5th May 2013

Come Just As You Are

You see, at just the right time, when we were still powerless, Christ died for the ungodly. Very rarely will anyone die for a righteous man, though for a good man someone might possibly dare to die. But God demonstrates his own love for us in this: While we were still sinners, Christ died for us.
Romans 5:6-8 (NIV UK) 

Dr Billy Graham often used a phrase to encourage people to accept the redemption we have in Jesus. He would say, “Come, just as you are!” It is a reminder that God sees everything, our best and our worst, and he loves us anyway. The call to come “just as you are” is a reflection of the apostle Paul’s words recorded above.

Many people today don’t even think in terms of sin. Our modern and postmodern generations tend to think in terms of ‘emptiness’, ‘hopelessness’, or ‘meaninglessness’, and often view their inner struggle as being rooted in a low sense of self-worth. They might try to learn and love themselves as a means of becoming loveable, but likely not, as they feel that they are so messed up, so broken, that they could never be good enough to be loved.

But God doesn’t define us by our lacks and our failures; he sees our whole being—the good, the bad and the ugly, and he loves us dearly in spite of everything. Even though God doesn’t have a hard time loving us, we often have a hard time accepting his love. Deep inside, we know we aren’t worthy of it.

In the 1500s, Martin Luther struggled to live a morally perfect life, but continually found himself failing, and in his frustration he at last discovered freedom in God’s grace. Until then, Luther had identified himself with his sins and found only despair, instead of identifying himself with Jesus—God’s perfect and beloved Son—who took away the sins of the world, including Luther’s.

In these modern times, even though many people don’t tend to think in terms of sin, they nevertheless have feelings of hopelessness and doubt that create a deep-seated sense of being unlovable. What they need to know is that, in spite of their emptiness, despite their worthlessness, God values them and loves them.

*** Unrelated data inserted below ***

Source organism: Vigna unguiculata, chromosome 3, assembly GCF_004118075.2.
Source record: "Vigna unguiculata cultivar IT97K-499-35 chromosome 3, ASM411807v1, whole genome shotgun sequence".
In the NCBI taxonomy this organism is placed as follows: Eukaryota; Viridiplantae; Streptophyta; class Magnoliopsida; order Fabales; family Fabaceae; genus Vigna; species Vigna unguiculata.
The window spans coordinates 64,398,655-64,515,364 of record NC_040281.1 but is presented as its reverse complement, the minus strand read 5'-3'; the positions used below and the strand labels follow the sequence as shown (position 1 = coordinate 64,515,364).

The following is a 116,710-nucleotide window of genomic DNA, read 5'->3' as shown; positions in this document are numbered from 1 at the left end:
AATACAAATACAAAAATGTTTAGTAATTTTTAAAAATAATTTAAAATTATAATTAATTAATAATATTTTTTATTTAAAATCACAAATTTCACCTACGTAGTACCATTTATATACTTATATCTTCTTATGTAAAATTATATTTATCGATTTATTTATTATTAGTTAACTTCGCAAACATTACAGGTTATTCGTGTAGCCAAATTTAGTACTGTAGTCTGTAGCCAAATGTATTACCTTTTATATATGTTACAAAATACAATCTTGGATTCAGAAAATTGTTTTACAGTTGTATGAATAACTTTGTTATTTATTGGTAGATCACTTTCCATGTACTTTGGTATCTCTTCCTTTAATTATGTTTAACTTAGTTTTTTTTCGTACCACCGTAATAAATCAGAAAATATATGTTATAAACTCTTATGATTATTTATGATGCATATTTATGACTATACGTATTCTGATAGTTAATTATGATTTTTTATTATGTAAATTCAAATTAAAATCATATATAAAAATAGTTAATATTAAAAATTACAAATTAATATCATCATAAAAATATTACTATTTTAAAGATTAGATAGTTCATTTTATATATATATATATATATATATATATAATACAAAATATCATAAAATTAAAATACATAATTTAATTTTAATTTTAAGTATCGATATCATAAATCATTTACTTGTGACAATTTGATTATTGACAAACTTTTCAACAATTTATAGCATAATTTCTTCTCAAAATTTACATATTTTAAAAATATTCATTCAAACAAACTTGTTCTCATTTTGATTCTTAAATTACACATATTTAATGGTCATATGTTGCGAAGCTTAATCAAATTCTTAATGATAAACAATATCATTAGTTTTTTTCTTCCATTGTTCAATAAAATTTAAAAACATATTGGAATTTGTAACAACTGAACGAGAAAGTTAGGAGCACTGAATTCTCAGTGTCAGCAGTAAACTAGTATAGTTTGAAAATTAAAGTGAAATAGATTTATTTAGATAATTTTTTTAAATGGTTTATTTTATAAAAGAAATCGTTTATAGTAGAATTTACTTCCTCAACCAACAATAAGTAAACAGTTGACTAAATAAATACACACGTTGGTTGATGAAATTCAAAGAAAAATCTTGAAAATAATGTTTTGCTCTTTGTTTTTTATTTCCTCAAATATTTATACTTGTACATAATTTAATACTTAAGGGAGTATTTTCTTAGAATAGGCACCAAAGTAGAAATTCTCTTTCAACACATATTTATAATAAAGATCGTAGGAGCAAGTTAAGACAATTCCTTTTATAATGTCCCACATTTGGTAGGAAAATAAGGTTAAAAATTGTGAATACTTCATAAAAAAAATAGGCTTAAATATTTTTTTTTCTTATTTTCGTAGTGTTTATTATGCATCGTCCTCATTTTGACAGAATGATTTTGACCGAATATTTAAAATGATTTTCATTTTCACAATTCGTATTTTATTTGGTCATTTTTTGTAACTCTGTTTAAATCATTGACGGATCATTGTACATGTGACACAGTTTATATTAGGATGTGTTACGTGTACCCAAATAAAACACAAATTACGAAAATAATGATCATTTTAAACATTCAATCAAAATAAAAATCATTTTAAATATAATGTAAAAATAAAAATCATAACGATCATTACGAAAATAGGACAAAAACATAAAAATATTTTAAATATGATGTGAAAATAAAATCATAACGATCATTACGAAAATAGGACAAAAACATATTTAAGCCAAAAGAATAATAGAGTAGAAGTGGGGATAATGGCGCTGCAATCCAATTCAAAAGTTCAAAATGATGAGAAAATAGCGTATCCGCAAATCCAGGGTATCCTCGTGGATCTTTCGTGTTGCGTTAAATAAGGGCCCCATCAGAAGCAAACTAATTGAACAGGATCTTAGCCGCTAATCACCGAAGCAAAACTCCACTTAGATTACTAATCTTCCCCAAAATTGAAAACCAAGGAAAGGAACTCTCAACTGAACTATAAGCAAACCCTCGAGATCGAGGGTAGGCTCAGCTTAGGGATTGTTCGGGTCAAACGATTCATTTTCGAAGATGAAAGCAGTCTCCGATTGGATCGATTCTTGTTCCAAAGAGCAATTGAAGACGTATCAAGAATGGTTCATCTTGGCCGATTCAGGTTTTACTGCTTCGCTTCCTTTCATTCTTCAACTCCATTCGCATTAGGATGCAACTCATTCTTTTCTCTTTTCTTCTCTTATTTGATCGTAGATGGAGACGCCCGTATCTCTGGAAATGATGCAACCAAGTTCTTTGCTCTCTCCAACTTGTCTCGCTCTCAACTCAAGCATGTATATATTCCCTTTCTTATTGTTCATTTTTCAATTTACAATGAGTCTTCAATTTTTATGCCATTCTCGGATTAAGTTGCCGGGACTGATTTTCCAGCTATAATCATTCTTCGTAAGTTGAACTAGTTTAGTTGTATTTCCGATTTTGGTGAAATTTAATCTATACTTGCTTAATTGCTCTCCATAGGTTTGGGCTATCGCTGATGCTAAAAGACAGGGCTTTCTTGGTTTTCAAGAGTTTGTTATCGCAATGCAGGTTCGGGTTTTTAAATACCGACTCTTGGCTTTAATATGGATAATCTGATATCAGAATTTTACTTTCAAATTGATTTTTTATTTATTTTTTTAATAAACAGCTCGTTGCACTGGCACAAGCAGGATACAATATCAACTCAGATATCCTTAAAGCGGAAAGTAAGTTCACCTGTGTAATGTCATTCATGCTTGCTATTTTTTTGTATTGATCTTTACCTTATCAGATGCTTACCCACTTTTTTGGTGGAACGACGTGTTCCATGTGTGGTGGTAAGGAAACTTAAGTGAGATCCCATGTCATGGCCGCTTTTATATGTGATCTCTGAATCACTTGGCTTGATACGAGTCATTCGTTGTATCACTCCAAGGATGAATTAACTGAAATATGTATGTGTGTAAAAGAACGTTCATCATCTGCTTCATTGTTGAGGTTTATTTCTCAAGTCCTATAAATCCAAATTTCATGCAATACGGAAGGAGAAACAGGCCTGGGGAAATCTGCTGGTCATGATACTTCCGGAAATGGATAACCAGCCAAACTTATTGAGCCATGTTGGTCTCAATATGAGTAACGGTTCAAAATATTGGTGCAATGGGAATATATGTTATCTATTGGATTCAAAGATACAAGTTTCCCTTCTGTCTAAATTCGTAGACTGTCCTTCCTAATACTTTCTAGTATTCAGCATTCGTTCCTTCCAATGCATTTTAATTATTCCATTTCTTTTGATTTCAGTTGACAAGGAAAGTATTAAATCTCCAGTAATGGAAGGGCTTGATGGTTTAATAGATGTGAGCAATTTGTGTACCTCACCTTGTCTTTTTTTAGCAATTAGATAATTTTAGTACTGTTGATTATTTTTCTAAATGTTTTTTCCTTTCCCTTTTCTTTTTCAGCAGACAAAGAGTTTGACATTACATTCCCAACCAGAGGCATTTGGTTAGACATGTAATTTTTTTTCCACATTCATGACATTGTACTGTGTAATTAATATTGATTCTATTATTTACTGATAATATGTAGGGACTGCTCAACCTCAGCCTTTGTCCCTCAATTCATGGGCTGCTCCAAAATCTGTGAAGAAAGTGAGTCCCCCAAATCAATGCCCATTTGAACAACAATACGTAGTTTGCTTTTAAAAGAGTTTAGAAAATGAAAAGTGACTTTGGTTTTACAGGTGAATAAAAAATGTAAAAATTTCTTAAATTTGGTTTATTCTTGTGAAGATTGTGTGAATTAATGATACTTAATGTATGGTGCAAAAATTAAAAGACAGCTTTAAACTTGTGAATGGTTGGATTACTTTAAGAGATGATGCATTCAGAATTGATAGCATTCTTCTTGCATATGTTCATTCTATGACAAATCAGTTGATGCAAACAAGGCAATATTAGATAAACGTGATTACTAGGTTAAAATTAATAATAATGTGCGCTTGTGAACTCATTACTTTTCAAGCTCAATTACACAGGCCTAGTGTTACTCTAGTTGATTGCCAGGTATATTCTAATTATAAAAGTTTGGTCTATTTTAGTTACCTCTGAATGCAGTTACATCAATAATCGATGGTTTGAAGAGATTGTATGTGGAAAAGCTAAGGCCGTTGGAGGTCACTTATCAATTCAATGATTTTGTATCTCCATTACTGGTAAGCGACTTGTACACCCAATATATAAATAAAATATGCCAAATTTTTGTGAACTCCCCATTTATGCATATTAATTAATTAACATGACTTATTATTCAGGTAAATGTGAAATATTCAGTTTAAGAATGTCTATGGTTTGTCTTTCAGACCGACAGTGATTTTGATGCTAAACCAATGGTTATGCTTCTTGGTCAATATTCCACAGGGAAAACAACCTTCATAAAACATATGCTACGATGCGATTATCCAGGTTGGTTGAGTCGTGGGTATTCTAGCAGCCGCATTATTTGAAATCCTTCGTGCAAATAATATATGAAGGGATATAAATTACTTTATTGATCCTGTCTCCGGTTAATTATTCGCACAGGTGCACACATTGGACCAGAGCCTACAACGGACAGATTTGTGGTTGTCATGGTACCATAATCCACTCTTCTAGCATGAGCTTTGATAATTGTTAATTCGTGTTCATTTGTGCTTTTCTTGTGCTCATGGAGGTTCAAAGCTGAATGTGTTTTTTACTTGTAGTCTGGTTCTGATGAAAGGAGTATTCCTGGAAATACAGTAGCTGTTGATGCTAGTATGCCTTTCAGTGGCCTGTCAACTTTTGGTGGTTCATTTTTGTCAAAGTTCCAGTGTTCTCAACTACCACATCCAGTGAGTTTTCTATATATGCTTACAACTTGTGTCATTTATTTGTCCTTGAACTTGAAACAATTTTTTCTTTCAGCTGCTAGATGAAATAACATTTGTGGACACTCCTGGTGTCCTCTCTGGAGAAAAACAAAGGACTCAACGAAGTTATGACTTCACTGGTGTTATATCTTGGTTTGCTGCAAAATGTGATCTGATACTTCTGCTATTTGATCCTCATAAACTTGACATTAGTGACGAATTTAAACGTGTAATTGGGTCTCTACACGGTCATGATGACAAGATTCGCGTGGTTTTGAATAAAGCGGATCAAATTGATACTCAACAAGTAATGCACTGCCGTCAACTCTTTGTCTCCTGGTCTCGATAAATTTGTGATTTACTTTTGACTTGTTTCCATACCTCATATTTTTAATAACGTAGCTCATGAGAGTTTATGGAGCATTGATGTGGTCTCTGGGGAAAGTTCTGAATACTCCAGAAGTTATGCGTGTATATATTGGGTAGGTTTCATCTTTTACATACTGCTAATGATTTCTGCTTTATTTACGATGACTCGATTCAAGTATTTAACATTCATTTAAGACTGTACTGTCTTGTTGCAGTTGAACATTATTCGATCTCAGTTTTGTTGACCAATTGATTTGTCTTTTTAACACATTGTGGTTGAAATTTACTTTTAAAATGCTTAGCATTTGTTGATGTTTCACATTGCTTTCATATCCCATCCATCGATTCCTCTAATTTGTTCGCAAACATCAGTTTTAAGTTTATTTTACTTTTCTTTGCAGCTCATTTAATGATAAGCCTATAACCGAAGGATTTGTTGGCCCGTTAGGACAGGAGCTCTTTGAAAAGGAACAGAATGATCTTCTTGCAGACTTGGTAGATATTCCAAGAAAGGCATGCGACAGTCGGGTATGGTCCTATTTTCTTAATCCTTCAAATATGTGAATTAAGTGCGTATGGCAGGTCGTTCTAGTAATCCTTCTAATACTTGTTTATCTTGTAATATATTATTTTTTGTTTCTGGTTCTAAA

God loves you, too. Even though God hates sin, he doesn’t hate you. God loves all people, even sinners, and he hates sin precisely because it hurts and destroys people.

“Come just as you are” means that God is not waiting for you to get better before you come to him. He loves you already, despite what you have done. He has secured a way out of anything and everything that could separate you from him. He has secured your escape from every prison of the human mind and heart. In repentance, we simply hand him all the wrongs we have done and will do. In faith, we surrender all that we are and all we have to him, trusting him to put everything right.

What is it that holds you back from experiencing the joy of knowing God’s love for you? Whatever it is, why not give those burdens to Jesus? He is more than able to carry it for you.

Merciful Father, it’s not a good bargain, not a bargain at all—in that you take all our wrong-doing and exchange them for Christ’s righteousness. Help us to embrace your graciousness and mercy fully, and so follow you fully in our reconciliation with you. In Jesus’ name we pray.


joeandtammyAbout the Author:
Joseph Tkach is the President of Grace Communion International (the Denominational name of The Worldwide Church of God UK), and resides in California, USA.

On the 11th May Joseph Tkach is speaking in our London church.You are welcome to attend one of our local Church congregations located throughout the UK.  For details of your nearest local congregation, check on our website, www.wcg.org.uk under the ‘Churches’ tab, or ring +44 (0)1858 437099.

Email:  admin@daybyday.org.uk

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